The "creepiness cliff" for consumer data collection always seems to be one step away, yet consumers have become more tolerant to various practices as the shopping experience improves and brands act in a more mannered way, according to a new report by L2.
Brands are moving their CRM programs to cloud-based solutions that better integrate data collected from diverse channels. As data silos collapse, brands can better shape data collection practices to minimize customer repulsion.
"Overall, brands struggle with aggregating data across silos to provide consumers with more relevant targeting and personalization," said Eleanor Powers, director, Insight Reports, at L2, New York.
"Data sources can include media, social platforms, email, site, loyalty programs, and purchases on and offline," she said.
"When done correctly, personalization increases engagement metrics significantly, but it requires management buy-in, technology investments and specialized staffing."
To understand the vexed relationship consumers have with privacy, SDL surveyed a sample of millennials. Forty-nine percent agreed with the statement, "I like when a company makes recommendations that make shopping easier," while 48 percent agreed with the statement, "I don't like when companies use personal data to target offers at me."
Essentially, privacy concerns tend to come down to phrasing. Reactions to data collection tactics exist in similarly fuzzy terrain.
When consumers create ecommerce accounts, they tend to be asked to fill in four to nine data fields, sometimes more. As the amount of data fields climb, consumers are more likely to either abandon or get bothered by how much private information is being collected.
Oftentimes, this information can instead be gleaned by monitoring a customer's Web site activity and check-out, precluding the need to explicitly ask and potentially bother. By monitoring "products purchased, product attributes, frequency of purchase, product sizing, shipping address, and gender" lots of accurate data can be inferred.
If a consumer purchases soccer cleats and shin guards, soccer-related ads can justifiably be deployed in the future.
As data collection tactics have improved, brands have come to view full profiles of existing consumers as more important than attracting new consumers, according to research by TechTarget.
L2 notes that full profiles have become elusive as consumers disperse their activity across more channels.
The apogee of data collection is the loyalty program, a realm where creepiness cliffs are rare.
Loyalty programs reward consumers who provide personal information, cementing relationships and building brand advocates in the process.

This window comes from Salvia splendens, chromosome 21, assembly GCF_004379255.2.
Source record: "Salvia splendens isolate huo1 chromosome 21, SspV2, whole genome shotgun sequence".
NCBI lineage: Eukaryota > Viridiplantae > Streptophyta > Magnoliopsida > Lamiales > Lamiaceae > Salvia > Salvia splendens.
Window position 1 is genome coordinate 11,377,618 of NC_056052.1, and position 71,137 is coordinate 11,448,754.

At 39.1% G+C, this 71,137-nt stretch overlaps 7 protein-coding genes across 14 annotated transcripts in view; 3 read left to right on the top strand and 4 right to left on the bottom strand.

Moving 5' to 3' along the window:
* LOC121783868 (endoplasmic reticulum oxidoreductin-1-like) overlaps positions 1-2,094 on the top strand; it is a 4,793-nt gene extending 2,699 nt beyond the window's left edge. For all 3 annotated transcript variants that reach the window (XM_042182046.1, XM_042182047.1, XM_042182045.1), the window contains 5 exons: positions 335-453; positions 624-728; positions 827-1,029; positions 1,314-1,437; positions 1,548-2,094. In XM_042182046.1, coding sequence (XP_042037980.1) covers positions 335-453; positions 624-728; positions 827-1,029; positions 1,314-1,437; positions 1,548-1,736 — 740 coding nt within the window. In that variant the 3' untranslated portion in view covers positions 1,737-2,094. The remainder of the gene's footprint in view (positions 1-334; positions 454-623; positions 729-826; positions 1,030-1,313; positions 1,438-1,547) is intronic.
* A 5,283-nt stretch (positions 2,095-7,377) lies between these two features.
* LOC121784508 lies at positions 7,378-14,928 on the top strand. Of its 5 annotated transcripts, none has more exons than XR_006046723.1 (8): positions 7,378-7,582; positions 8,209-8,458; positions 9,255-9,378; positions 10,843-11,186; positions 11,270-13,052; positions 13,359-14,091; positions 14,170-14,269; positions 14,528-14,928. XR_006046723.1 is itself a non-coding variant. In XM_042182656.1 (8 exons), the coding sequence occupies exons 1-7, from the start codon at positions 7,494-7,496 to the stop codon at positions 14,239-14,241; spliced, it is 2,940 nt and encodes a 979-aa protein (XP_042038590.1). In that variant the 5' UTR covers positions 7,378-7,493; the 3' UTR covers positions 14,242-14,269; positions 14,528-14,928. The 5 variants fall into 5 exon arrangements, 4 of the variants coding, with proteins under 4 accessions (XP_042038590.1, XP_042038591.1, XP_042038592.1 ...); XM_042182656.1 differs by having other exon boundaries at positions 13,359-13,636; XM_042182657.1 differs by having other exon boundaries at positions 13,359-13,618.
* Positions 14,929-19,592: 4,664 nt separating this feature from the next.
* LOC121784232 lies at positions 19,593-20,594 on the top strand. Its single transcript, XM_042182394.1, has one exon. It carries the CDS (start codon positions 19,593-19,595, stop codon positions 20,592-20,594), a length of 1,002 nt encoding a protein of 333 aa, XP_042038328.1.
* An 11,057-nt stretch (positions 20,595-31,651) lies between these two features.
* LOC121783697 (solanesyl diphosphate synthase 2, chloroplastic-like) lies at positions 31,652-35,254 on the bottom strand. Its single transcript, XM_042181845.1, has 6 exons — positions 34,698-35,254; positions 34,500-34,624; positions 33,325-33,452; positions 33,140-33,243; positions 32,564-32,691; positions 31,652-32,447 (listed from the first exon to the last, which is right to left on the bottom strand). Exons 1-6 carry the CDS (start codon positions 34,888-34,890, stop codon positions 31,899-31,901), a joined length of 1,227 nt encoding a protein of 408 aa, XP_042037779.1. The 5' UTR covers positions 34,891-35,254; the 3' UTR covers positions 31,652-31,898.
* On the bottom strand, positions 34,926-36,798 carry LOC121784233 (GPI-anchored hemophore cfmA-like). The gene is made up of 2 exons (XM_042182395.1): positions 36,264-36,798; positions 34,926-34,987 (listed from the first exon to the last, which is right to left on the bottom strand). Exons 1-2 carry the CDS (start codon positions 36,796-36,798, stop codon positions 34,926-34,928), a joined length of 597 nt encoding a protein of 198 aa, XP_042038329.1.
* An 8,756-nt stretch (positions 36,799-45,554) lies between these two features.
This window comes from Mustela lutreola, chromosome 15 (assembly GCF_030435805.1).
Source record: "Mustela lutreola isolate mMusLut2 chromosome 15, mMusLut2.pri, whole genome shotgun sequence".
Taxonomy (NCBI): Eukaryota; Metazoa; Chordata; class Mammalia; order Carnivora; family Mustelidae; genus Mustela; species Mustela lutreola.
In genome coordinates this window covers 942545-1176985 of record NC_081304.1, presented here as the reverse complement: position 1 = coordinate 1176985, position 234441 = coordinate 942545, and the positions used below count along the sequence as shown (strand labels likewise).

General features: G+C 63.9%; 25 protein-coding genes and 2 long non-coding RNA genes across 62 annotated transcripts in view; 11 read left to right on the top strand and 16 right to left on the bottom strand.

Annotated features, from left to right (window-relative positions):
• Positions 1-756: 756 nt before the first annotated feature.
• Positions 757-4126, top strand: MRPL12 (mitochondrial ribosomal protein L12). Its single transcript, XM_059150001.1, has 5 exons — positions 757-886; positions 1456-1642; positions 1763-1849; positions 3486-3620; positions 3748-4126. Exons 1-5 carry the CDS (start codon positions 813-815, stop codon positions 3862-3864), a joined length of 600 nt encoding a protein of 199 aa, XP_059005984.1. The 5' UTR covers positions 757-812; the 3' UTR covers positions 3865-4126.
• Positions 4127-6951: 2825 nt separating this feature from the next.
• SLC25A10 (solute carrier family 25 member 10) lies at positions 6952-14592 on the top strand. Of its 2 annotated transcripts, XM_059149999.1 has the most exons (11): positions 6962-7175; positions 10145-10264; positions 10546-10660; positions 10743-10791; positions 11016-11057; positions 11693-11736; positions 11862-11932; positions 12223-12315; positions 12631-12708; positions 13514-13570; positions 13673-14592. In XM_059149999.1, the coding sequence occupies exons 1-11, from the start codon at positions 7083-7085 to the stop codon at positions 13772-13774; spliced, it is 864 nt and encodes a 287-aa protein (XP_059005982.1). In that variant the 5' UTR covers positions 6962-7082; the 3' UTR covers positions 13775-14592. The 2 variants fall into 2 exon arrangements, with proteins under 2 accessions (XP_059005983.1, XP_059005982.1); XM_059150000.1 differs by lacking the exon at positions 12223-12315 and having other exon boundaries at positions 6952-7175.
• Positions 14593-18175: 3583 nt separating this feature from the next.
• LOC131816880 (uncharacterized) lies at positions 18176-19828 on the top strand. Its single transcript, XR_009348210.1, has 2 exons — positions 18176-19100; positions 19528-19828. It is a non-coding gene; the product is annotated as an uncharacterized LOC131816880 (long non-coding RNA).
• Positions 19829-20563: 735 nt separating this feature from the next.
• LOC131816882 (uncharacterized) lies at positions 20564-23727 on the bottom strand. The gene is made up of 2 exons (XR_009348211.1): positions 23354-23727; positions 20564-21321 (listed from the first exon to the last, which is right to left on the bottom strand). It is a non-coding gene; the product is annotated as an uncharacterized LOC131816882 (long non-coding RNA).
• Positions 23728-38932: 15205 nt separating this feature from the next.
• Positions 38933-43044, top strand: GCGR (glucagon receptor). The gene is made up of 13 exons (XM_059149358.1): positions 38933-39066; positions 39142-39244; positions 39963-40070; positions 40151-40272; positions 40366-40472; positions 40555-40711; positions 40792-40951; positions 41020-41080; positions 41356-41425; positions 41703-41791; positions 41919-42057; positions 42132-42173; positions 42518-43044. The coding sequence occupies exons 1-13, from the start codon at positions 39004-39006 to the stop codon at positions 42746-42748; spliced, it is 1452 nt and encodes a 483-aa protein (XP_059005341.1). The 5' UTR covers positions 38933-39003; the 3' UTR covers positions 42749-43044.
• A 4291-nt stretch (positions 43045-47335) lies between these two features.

Also, loyalty programs help brands overcome the fragmentation of consumer activity, by following consumers down the purchase funnel through useful cross-channel functionality.
Credit card integration is one particularly useful tactic. Not only can brands benefit by sharing data with credit card companies, but inputting a credit card also compels consumers to turn to the loyalty program more often.
Sixty-three percent of the brands in L2's latest omnichannel report use this feature.
In-store data capture is one of the most exciting frontiers for brands, but also one of the creepiest. Through a loyalty program, brands can track consumer movement in-store and offer contingent offers.
Maintaining an in-house ecommerce platform is highly demanding, making a cloud-based solution the shrewdest move for brands lacking serious cash-flow and a digitally-oriented management team, according to a new report by L2 and Demandware.
Trailblazing brands such as Burberry and Gucci adopted in-house ecommerce platforms early on and are now seeing their investments stagnate as brands with cloud-based platforms implement new features at a faster rate. For small luxury houses still waffling on ecommerce, a cloud platform is likely the safest option (see story).
A strong ecommerce presence depends on a continual infusion of customer data. However, this imperative for data should never lead a brand to act in overbearing ways.
"Delivering a holistic customer experience requires integrating data from different systems to develop customer profiles," Ms. Powers said.
"Loyalty programs can provide the connective tissue for this to happen through using persistent customer profiles across channels," she said.
"A great example of this is The North Face's VIPeak program which ties together e-commerce, social media, retail stores and branded events. The program has been incredibly successful, with 50 percent of member transactions, tripling member repeat purchases, and doubling retention rates."
Joe McCarthy, staff reporter on Luxury Daily, New York